In 2010, The Coca-Cola Company announced their ambitious ‘2020 Vision’ – to double global sales by the year 2020. As the largest beverage company worldwide, and with a wide product range available in practically every store, café and restaurant across the globe, doubling sales will not be a simple task. Over the past 100 years, the company has combined two primary marketing philosophies to achieve their market dominance: firstly, and perhaps most importantly, Marketing 1.0 style rapid and powerful increases in distribution; and secondly, a Marketing 2.0 style philosophy, building connections to customers through their mission to spread happiness and optimism, which has been present in all of their global advertising and marketing material. However, the company has identified that whilst these two present initiatives will continue to steadily boost sales, they are still not a strong enough force to create such a drastic change as doubling sales within 10 years. Therefore, in order to achieve this vision, Coca-Cola intends to be one of the first major global corporations to leverage the power of a fully implemented Marketing 3.0 philosophy.
Coca-Cola’s ‘Liquid & Linked’, is the most comprehensive, and true to philosophy, Marketing 3.0 initiative I have identified so far from any corporation. Being a step ahead of the game in this new marketing arena, The Coca-Cola Company presented an 18-minute video to attendees at the Cannes Lions Awards 2011 detailing many of the elements of their 3.0 philosophy. The video is easy-to-follow and beautifully presented, breaking beyond a company focus to serve as a simple means of conceptually understanding the entire Marketing 3.0 philosophy.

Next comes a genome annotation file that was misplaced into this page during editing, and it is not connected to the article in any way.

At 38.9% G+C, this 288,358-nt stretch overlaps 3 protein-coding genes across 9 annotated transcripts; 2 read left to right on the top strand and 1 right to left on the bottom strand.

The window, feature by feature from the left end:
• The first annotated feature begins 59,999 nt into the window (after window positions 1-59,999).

The following summarizes the overall themes and take-aways from the video:
1. Content Excellence
Coca-Cola will transition their marketing strategy from the development of ‘creative excellence’ to ‘content excellence’, i.e. they will move towards the development of creative content (e.g interactive platforms) over simply creative pieces (e.g. traditional TVC). Additionally, this ‘content excellence’ shall be both ‘Liquid & Linked’: ‘liquid’ in that the ideas shall be ‘so contagious, they cannot be controlled’; and ‘linked’ in that the ideas are ‘innately relevant’ to business objectives, brands and consumer interests.
The following outlines their ‘content excellence’ conversation model:
- Develop brand stores, that…
- Generate contagious ideas (liquid) relevant to business objectives, brands and consumer interests (linked), that…
- Provoke conversations, that…
- Are acted upon and reacted to 365 days a year, to…
- Earn a disproportionate share of popular culture.
2. Changes to Consumer Culture
An increased distribution of creativity can be seen in modern culture, with consumer-generated stories consistently outweighing brand-created stories. Additionally the increased distribution of technology, where consumer’s are now far more connected and empowered than ever before, has lead to an ‘on demand’ culture, with consumers turning on their demands 24 hours a day.
These recent changes in society can be leveraged to develop brilliant creative ideas that make use of existing consumer online behaviours, feature messages inseparable from technology and develop a deeper emotional connection with consumers. However to fully take advantage of these technology-based changes, technologists must be integrated into core creative teams and relationships must be built with technology companies.